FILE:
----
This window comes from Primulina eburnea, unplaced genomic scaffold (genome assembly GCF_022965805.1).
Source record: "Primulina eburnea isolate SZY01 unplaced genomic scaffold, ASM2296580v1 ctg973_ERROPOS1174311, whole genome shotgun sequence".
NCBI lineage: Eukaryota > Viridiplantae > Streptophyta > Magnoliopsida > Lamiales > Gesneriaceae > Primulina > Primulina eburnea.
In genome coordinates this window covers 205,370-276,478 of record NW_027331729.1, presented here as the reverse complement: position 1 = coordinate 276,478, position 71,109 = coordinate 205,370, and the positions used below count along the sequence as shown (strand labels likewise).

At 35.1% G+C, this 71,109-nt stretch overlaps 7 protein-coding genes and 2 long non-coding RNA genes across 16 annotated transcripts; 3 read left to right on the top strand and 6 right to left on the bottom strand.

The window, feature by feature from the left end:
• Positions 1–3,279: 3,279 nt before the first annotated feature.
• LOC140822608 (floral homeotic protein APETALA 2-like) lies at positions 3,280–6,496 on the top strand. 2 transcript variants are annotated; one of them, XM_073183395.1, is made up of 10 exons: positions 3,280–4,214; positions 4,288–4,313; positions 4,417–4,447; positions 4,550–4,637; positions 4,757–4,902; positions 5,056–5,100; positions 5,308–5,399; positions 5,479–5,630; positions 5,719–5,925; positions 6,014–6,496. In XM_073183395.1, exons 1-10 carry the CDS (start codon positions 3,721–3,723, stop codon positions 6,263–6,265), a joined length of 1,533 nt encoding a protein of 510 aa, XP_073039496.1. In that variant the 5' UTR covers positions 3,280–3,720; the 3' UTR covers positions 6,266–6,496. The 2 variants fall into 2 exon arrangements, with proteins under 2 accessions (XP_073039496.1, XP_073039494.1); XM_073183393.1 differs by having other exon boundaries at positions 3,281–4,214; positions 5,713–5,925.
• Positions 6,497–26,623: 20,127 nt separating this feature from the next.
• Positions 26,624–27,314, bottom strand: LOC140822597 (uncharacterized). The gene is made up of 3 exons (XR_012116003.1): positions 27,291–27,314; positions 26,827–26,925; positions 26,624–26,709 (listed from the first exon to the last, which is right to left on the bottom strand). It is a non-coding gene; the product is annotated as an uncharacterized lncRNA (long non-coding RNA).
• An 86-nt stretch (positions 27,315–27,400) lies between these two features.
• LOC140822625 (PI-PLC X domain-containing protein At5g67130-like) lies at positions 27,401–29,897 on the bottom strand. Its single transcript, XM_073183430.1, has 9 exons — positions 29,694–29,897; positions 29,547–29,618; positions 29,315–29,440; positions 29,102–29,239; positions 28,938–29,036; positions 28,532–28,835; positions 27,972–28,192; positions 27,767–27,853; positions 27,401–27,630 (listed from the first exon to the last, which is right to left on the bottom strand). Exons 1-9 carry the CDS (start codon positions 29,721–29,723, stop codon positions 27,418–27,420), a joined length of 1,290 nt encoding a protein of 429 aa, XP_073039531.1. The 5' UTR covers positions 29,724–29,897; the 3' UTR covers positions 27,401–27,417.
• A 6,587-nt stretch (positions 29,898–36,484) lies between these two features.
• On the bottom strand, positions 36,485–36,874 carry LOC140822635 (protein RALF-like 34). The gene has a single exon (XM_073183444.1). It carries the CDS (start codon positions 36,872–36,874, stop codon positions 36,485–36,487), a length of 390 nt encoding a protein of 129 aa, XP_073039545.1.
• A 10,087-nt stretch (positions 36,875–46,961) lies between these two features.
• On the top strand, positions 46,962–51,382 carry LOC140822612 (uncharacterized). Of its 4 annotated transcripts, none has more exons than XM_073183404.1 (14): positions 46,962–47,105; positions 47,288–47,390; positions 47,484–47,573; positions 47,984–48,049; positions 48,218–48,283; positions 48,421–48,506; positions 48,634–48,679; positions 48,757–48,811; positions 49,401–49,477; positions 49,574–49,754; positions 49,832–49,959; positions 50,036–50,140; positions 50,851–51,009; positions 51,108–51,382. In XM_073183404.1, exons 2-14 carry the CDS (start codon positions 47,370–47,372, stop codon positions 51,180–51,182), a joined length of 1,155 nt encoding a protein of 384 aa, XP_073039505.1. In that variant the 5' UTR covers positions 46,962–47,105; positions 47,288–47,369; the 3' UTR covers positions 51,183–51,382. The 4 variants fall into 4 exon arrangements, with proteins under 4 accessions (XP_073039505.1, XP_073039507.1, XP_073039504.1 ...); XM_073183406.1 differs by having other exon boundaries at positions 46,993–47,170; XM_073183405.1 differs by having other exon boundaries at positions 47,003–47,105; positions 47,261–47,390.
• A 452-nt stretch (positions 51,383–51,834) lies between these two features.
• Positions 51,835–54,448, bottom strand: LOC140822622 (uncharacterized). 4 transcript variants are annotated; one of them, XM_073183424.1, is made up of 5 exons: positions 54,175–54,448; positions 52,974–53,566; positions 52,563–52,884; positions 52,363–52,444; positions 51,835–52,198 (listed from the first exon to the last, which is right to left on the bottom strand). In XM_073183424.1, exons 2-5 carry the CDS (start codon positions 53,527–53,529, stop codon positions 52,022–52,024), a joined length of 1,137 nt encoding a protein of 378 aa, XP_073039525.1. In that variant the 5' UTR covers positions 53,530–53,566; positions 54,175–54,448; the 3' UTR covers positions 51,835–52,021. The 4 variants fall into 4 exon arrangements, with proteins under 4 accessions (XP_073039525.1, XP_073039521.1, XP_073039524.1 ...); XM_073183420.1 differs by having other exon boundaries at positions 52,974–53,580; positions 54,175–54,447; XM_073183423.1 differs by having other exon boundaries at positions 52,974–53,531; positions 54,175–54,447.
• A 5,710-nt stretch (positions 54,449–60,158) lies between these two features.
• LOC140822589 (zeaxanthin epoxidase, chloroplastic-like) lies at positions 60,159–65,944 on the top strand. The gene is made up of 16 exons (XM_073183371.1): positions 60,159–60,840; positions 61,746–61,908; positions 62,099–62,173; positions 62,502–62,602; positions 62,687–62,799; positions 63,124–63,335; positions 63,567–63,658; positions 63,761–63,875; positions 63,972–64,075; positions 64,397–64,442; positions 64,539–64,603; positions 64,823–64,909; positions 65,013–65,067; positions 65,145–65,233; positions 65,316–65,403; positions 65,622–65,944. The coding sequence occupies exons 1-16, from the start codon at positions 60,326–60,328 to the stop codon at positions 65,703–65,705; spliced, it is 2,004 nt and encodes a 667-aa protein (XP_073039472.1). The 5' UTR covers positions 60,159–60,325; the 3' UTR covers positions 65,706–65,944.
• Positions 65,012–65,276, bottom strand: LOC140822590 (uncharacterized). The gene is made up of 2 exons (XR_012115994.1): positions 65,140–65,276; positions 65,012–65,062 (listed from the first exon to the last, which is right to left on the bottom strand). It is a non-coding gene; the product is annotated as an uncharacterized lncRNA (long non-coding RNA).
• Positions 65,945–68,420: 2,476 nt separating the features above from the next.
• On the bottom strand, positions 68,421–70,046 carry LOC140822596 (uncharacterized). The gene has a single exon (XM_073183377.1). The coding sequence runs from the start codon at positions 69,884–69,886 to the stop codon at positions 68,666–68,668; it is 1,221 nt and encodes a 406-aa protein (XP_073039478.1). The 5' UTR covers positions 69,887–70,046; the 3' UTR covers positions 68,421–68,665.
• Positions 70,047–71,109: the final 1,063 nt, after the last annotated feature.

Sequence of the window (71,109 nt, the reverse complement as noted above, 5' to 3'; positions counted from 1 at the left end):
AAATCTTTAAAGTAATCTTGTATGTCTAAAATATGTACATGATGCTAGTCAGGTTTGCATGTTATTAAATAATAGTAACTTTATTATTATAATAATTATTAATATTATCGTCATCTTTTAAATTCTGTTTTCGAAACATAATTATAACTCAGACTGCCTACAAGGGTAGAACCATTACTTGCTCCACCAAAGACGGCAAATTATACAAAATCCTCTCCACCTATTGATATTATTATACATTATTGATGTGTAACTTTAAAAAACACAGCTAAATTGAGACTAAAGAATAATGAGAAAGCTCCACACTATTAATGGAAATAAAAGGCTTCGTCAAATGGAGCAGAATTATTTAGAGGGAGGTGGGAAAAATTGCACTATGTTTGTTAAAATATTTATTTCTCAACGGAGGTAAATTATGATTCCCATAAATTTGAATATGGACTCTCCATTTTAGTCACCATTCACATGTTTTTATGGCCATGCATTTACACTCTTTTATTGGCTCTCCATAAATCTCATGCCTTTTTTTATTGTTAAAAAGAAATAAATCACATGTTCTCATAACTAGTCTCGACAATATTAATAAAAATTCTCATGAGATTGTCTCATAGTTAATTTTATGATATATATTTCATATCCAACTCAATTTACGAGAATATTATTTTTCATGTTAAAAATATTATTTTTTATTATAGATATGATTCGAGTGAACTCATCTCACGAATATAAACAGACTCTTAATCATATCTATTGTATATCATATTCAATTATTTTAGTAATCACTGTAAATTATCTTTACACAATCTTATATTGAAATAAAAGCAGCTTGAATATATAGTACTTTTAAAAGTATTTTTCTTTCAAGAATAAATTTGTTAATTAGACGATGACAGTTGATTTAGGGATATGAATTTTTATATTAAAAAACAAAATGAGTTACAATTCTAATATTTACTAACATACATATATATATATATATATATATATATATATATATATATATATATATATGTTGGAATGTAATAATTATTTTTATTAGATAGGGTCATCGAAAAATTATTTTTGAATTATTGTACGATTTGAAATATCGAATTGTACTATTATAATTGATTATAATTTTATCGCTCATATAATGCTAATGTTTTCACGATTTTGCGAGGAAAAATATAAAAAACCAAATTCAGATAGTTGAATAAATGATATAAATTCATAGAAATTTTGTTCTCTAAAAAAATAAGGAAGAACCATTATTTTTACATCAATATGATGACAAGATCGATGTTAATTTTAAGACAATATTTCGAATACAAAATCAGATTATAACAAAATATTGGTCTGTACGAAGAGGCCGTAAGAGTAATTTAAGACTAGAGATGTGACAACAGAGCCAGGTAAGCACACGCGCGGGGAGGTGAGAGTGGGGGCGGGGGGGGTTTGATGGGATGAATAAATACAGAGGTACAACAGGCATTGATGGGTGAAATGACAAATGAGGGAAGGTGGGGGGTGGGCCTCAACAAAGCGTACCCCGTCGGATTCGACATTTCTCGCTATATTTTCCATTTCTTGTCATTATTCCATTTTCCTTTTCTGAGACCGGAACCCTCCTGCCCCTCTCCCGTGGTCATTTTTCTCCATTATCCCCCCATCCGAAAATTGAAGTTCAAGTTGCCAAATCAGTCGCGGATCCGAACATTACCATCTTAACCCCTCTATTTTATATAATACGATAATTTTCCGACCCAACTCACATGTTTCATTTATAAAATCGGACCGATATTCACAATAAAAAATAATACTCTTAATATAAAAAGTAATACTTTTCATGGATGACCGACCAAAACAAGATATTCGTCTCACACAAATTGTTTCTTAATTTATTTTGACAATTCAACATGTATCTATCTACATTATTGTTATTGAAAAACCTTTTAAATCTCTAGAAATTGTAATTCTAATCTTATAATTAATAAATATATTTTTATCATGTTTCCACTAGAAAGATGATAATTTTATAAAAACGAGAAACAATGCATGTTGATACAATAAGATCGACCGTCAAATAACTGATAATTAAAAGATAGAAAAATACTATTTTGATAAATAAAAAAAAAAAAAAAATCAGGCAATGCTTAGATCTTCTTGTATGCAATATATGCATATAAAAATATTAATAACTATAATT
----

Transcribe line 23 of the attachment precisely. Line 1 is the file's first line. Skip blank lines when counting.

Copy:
• On the bottom strand, positions 68,421–70,046 carry LOC140822596 (uncharacterized). The gene has a single exon (XM_073183377.1). The coding sequence runs from the start codon at positions 69,884–69,886 to the stop codon at positions 68,666–68,668; it is 1,221 nt and encodes a 406-aa protein (XP_073039478.1). The 5' UTR covers positions 69,887–70,046; the 3' UTR covers positions 68,421–68,665.